Galway Ireland's New Dad fail to heed the warning from Nineties never weres Gay Dad that including Dad in your ame may not be an automatic password to critical success an mass adulation. Their debut album MADRA is frankly much better than their name.

It's a record that is happy to remain safely generic somewhere between icons of Darkness like The Cure and Garbage.

This leads to many hummable tunes. They're good at this. But the record generally fails to break beyond the conforms of this form as the likes of bdrm have in recent times.

Mojo Collection - The Ultimate Music Companion # 513 Ali Farke Toure With Ry Cooder - Talking Timbuktu


Monday, January 29, 2024

Gruff Rhys - Sadness Sets Me Free

 'In the night club of my mind. I'm doing cocaine in the cloakroom.'

Sometimes you need to listen to a record a few times and listen to it properly before writing a review. Gruff Rhys latest, Sadness Sets Me Free is an example of this fundamental requirement Pop Pickers!.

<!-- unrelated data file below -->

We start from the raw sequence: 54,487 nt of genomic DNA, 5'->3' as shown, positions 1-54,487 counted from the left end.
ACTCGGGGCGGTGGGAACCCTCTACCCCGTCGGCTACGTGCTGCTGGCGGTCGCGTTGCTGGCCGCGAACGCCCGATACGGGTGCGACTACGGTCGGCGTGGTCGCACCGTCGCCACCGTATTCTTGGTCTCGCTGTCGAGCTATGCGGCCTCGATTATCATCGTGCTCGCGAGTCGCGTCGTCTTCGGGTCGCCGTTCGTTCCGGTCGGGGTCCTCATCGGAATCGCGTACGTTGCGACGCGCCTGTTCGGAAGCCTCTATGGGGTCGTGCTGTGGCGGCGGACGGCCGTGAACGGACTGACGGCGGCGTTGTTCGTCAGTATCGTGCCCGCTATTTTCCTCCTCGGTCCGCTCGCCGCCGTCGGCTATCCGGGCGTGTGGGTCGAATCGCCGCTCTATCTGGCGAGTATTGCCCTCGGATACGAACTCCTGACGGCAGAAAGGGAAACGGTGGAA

Normally I might have given it a single listen. Not been entirely blown away, written a cursory 'It's OK' review and been done with that. But I had a nagging feeling that told me, 'Wait it's better than that.' So I'm only putting pen to paper so to speak a few spins down the road this time round.

Rhys is a doughty performer and has been ever since his first appearnce as man at the mic for Super Furry Animals in the mid Nineties. If he were a cricketer, (and why shouldn't he be), he'd be a reliable middle order batsman in the Peter Willey mould who would come in and flash with considerable flair outside the off stump consistently, score 30 or 40 tuns in quick time and generally wake up the bored and witless middle aged types nodding off in the pavillion. Someone to put trust in. Batting for Glamorgan, the Welsh cricket playing county naturally.

He's never put out a bad record or not one that I've heard. Neither for Super Furries or as a solo artost. But he's so consistent he's also easy to take for granted. Like the middle order batsman who never lets you down. Reliability can be a curse